The United States offered rewards of up to $2.5 million on Tuesday for three members of the Philippines-based Islamist rebel group Abu Sayyaf, one of whom was involved in kidnapping US tourists in 2001.
As part of its “Rewards for Justice” programme, the State Department offered up to $1 million for Radullan Sahiron, a one-armed senior leader of the small but violent group aligned with regional militants.
“Sahiron played a role in the May 2001 Dos Palmas kidnapping of three US citizens and 17 Filipinos from a tourist resort in Palawan, Philippines,” said State Department spokesman Ian Kelly.
In that incident, three of the hostages, including US citizen Guillermo Sobero, were beheaded. Abu Sayyaf is also blamed for the worst militant attack in the Philippines, the bombing of a ferry in 2004 that killed more than 100 people.
The State Department also announced a $1 million reward for Abdul Basit Usman, a bomb-making expert with ties to Abu Sayyaf and Jemaah Islamiah, a regional network of militants behind the 2002 nightclub bombings in Bali, Indonesia, that killed 202 people.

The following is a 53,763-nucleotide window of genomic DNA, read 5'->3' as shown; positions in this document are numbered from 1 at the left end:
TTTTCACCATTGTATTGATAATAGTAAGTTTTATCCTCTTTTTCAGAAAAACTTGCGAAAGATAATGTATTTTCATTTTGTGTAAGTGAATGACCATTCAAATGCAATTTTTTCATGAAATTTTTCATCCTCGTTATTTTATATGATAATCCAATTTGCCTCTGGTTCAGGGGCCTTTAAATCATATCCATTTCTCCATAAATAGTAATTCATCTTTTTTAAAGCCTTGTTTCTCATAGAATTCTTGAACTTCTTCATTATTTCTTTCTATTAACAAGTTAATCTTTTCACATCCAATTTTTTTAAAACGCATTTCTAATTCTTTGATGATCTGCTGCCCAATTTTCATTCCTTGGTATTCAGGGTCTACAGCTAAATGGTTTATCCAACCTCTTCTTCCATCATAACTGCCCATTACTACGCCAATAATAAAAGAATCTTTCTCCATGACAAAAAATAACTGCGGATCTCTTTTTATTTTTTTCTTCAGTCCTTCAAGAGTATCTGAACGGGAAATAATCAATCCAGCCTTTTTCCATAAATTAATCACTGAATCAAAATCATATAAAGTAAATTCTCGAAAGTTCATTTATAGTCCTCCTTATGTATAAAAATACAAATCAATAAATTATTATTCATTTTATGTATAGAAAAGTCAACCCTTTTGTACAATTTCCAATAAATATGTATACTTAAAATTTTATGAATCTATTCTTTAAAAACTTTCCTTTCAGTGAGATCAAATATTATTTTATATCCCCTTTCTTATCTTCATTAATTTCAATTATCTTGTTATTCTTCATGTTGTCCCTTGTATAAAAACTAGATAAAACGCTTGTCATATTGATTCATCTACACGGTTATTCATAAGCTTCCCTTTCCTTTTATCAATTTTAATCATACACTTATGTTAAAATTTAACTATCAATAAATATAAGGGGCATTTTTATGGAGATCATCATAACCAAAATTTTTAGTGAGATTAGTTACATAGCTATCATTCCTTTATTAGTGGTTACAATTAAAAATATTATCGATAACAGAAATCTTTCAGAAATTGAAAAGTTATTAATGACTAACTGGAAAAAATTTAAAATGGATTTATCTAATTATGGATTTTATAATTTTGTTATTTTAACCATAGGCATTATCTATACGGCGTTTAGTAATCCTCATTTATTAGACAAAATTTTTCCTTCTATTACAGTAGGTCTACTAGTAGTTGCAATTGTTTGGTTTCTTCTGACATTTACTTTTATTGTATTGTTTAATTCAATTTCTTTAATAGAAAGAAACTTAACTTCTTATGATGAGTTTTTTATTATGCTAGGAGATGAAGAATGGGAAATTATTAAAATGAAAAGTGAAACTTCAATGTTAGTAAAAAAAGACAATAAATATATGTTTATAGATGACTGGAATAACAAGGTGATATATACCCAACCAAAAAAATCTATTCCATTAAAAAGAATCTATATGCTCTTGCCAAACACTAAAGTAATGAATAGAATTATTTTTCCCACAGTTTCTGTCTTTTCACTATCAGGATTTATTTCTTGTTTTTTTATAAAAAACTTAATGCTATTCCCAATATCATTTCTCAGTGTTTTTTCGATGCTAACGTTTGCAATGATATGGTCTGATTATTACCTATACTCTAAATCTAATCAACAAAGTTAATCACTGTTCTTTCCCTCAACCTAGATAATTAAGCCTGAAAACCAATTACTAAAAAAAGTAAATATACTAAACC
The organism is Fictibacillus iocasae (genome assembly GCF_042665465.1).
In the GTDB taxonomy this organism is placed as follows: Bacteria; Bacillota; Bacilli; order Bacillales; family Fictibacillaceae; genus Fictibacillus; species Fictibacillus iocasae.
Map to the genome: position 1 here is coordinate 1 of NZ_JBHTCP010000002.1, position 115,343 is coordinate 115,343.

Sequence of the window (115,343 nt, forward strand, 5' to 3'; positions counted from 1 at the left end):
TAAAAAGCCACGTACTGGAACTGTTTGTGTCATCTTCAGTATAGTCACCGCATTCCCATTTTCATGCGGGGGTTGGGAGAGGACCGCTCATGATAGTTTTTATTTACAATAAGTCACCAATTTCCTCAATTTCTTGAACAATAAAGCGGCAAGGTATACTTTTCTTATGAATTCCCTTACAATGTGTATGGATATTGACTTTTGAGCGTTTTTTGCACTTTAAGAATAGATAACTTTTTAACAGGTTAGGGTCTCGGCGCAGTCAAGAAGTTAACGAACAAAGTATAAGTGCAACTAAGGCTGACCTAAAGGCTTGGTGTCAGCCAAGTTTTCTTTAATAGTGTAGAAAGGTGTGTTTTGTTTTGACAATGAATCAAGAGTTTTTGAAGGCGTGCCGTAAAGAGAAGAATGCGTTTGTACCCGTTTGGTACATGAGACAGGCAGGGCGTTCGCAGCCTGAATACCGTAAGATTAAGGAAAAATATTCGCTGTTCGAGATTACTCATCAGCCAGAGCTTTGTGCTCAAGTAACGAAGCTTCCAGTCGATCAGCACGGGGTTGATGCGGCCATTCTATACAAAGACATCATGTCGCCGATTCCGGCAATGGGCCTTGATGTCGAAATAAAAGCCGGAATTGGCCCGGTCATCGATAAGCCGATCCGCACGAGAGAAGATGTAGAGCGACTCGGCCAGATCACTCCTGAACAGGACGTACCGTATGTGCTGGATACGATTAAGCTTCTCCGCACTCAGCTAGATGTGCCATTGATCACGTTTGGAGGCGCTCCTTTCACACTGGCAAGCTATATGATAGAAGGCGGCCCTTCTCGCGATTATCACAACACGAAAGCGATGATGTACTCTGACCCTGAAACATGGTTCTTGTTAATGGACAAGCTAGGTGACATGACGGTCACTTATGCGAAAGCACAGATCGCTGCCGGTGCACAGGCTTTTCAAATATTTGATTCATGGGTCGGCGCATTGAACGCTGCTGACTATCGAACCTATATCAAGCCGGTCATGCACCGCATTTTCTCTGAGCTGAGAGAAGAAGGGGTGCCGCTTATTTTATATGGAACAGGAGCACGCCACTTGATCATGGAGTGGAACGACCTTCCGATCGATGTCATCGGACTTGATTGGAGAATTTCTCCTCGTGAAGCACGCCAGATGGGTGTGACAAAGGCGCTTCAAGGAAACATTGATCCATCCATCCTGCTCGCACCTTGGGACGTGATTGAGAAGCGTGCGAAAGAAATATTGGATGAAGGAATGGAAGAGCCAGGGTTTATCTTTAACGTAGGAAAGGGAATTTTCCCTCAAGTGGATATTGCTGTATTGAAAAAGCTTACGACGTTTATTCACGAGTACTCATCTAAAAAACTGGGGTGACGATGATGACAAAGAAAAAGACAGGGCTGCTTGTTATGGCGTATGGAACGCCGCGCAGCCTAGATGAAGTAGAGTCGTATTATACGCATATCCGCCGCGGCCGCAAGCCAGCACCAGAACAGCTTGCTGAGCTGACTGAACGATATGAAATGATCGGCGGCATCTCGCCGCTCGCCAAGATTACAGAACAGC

“He is believed to have orchestrated several bombings that have killed, injured and maimed many innocent civilians,” said Kelly, adding Basit was suspected of hiding in the Mindanao region of the southern Philippines.
The State Department also offered a reward of up to $500,000 for Khair Mundos, an Abu Sayyaf leader and financier.
Mundos was arrested in May 2004 and the State Department said he confessed to having arranged the transfer of funds from al Qaeda to Abu Sayyaf leader Khadaffy Janjalani.
Mundos, who escaped from a provincial jail in February 2007, was a threat to US and Filipino interests, Kelly said.
US forces routinely train and advise Philippine units, as well as build roads and schools, as part of joint efforts to fight Islamic militants.